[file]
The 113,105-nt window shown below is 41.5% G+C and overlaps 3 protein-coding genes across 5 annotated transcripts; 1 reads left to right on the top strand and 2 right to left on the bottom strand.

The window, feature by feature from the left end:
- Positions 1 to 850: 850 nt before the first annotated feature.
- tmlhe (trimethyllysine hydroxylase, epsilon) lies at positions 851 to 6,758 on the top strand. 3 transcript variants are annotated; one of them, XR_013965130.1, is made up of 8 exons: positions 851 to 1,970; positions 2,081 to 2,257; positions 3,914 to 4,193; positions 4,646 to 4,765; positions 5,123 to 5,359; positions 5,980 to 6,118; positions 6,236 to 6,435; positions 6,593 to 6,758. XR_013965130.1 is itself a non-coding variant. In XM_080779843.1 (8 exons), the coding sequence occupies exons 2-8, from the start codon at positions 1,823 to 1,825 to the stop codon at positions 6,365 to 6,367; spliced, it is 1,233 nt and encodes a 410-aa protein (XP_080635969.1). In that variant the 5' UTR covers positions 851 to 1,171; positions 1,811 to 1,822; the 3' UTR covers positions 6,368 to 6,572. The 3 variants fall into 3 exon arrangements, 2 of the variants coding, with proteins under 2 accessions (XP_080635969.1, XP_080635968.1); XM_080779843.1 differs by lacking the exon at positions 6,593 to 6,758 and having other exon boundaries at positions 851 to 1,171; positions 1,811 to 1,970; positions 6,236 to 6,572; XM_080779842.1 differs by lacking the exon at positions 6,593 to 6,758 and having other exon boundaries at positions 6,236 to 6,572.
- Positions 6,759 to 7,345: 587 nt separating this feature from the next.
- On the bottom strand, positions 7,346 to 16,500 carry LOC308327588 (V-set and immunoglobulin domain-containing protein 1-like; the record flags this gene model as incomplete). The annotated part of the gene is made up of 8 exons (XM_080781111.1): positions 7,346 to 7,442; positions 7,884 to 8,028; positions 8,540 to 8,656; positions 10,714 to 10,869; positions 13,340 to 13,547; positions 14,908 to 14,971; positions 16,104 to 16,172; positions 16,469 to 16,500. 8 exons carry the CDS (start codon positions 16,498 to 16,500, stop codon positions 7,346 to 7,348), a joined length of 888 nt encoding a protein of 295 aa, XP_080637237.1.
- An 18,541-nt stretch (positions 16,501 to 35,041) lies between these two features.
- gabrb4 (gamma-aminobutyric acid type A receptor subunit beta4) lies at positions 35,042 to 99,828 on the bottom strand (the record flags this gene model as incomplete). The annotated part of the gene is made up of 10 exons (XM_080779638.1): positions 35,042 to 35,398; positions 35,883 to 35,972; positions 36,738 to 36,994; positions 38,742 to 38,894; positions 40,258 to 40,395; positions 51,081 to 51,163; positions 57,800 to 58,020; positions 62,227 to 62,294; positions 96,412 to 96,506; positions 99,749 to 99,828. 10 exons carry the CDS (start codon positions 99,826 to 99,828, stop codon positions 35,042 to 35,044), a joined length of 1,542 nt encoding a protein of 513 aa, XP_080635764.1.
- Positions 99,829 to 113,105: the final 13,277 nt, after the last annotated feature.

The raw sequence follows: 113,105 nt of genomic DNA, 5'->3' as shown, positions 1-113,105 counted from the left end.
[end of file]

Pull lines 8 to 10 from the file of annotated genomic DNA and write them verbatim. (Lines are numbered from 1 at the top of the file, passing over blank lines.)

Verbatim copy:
- gabrb4 (gamma-aminobutyric acid type A receptor subunit beta4) lies at positions 35,042 to 99,828 on the bottom strand (the record flags this gene model as incomplete). The annotated part of the gene is made up of 10 exons (XM_080779638.1): positions 35,042 to 35,398; positions 35,883 to 35,972; positions 36,738 to 36,994; positions 38,742 to 38,894; positions 40,258 to 40,395; positions 51,081 to 51,163; positions 57,800 to 58,020; positions 62,227 to 62,294; positions 96,412 to 96,506; positions 99,749 to 99,828. 10 exons carry the CDS (start codon positions 99,826 to 99,828, stop codon positions 35,042 to 35,044), a joined length of 1,542 nt encoding a protein of 513 aa, XP_080635764.1.
- Positions 99,829 to 113,105: the final 13,277 nt, after the last annotated feature.

The raw sequence follows: 113,105 nt of genomic DNA, 5'->3' as shown, positions 1-113,105 counted from the left end.